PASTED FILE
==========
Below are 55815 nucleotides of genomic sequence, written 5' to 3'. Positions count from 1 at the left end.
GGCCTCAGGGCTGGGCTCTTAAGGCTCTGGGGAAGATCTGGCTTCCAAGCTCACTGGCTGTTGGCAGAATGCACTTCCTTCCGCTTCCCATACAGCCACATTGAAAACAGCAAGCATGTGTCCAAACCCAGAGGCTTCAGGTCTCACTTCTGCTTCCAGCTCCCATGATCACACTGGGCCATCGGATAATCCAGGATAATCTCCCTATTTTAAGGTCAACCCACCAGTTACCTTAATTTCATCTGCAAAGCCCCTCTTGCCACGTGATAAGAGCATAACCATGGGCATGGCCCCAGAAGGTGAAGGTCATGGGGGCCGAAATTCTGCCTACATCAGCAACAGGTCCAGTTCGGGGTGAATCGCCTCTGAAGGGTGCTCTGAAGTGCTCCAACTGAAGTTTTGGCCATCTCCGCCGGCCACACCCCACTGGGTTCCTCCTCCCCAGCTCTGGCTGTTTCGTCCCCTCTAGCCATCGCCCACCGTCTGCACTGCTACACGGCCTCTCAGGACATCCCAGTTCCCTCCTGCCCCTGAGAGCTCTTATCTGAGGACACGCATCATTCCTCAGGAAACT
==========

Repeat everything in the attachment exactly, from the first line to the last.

Below are 55815 nucleotides of genomic sequence, written 5' to 3'. Positions count from 1 at the left end.
GGCCTCAGGGCTGGGCTCTTAAGGCTCTGGGGAAGATCTGGCTTCCAAGCTCACTGGCTGTTGGCAGAATGCACTTCCTTCCGCTTCCCATACAGCCACATTGAAAACAGCAAGCATGTGTCCAAACCCAGAGGCTTCAGGTCTCACTTCTGCTTCCAGCTCCCATGATCACACTGGGCCATCGGATAATCCAGGATAATCTCCCTATTTTAAGGTCAACCCACCAGTTACCTTAATTTCATCTGCAAAGCCCCTCTTGCCACGTGATAAGAGCATAACCATGGGCATGGCCCCAGAAGGTGAAGGTCATGGGGGCCGAAATTCTGCCTACATCAGCAACAGGTCCAGTTCGGGGTGAATCGCCTCTGAAGGGTGCTCTGAAGTGCTCCAACTGAAGTTTTGGCCATCTCCGCCGGCCACACCCCACTGGGTTCCTCCTCCCCAGCTCTGGCTGTTTCGTCCCCTCTAGCCATCGCCCACCGTCTGCACTGCTACACGGCCTCTCAGGACATCCCAGTTCCCTCCTGCCCCTGAGAGCTCTTATCTGAGGACACGCATCATTCCTCAGGAAACT